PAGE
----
TMS over the lDLPFC led to a significant increase in the relative number of regressive fixations [F(1, 17) = 6.47, p = 0.021] in 67% of the subjects. Also, in the lDLPFC TMS group, regressive fixations were not a bad visual strategy, but were negatively correlated with processing time (r = −0.012, n.s.). No change in the percentage of regressive fixations was found after stimulation over the rDLPFC [F(1, 17) = 0.01] or the MFC [F(1, 17) = 2.23] (Figure 5).

FIGURE 5
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Figure 5. TMS effects on the percentage of regressive fixations in the number and letter search task. Significant differences in regressive fixations between the control and TMS condition were found after stimulation over the left dorsolateral prefrontal cortex. Error bars indicate standard errors of the mean (SE). *0.021.

In sum, inhibition of both the lDLPFC and the MFC led to an increase in anticipatory fixations, considered to be a good visual strategy in this task. In the number and letter search task a TMS-induced increase in looking ahead reflects an increase in looking at a different stimulus category. This did not affect performance.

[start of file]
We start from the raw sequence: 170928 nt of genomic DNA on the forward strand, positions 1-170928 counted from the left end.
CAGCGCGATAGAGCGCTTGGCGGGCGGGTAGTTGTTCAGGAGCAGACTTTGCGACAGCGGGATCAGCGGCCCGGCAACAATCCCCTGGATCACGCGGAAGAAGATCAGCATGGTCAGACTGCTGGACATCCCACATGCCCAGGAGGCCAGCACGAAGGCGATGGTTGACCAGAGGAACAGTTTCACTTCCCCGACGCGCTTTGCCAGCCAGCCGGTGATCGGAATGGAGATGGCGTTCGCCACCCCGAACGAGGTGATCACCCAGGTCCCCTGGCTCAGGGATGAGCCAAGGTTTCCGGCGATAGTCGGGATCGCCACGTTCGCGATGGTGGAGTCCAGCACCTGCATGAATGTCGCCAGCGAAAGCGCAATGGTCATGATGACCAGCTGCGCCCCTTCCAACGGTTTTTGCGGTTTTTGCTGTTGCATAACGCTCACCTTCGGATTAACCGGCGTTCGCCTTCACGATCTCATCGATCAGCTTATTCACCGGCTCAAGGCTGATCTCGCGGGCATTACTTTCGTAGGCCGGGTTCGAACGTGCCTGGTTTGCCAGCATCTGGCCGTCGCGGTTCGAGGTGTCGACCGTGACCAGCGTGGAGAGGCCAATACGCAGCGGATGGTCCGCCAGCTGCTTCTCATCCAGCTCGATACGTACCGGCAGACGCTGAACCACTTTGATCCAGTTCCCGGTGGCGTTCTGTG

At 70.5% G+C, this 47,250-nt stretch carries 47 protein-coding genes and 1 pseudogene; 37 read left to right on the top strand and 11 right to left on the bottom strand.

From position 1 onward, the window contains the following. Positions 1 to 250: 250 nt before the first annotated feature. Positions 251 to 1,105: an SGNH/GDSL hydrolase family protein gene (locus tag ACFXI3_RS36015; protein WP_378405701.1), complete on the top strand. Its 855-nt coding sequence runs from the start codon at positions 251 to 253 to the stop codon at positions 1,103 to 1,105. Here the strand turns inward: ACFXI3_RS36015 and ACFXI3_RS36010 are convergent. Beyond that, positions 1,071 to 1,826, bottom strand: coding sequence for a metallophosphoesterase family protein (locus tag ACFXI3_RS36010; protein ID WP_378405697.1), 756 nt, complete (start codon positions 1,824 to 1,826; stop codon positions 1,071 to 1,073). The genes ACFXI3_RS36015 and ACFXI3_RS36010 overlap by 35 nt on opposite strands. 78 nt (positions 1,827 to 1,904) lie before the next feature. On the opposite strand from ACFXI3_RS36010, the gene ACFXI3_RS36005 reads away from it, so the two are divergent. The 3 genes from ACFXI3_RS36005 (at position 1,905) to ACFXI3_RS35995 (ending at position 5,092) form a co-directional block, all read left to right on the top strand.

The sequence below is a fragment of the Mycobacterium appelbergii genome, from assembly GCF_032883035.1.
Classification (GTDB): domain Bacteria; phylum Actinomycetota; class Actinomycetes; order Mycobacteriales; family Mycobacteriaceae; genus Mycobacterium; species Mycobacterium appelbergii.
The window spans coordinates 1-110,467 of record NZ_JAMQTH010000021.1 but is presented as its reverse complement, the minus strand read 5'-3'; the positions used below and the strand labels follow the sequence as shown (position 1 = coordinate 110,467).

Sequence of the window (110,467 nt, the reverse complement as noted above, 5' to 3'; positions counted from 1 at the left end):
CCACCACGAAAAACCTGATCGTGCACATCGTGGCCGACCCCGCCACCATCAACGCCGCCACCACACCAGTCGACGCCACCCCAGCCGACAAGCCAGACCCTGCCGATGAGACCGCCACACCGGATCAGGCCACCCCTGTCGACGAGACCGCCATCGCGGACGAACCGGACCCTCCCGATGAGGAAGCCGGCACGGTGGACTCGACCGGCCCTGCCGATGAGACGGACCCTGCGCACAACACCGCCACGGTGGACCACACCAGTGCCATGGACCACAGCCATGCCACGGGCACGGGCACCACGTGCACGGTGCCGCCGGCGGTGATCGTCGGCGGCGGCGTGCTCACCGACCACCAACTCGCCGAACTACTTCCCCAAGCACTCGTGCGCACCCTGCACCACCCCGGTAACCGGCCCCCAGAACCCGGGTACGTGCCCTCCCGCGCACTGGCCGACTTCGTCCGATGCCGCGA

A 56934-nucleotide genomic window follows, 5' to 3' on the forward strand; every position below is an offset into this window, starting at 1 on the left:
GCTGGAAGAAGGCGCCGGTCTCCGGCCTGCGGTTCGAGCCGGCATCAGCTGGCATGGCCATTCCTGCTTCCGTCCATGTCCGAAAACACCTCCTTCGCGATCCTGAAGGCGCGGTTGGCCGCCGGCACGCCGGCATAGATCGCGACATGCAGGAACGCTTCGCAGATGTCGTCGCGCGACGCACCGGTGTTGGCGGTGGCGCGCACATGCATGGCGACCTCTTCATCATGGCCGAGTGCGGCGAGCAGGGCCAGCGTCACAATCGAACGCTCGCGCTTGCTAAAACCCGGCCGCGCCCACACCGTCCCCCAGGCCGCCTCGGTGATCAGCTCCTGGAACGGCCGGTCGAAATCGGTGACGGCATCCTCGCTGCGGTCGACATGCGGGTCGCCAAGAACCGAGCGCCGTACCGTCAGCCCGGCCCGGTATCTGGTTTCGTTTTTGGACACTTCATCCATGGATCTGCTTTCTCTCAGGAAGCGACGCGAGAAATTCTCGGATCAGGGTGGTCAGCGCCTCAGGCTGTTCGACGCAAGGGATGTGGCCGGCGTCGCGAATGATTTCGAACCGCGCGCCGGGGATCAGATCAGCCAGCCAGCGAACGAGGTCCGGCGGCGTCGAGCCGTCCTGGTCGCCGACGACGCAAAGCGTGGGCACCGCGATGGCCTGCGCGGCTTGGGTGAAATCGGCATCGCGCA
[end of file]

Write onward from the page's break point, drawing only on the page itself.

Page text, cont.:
Inhibition of the left DLPFC led to an increase in regressive fixations. This increase in a per se bad visual strategy was observed in the face of unchanged performance.

Discussion

This study investigated and compared the functional roles of the rDLPFC, lDLPFC and the MFC in executive functions using a TBS approach.

We observed executive functions “at work” by measuring eye movements that showed how two visual search tasks were solved. In our quest to observe efficient, strategic and goal directed visual exploration behavior, we were particularly interested in TMS-induced changes in visual strategies associated with good and poor performance in two tasks with low and high cognitive demands. While performance was unchanged, the specific pattern of modulated eye movements when confronted with a specific cognitive demand shed light on what processes were impaired as a result of TMS over the three frontal areas.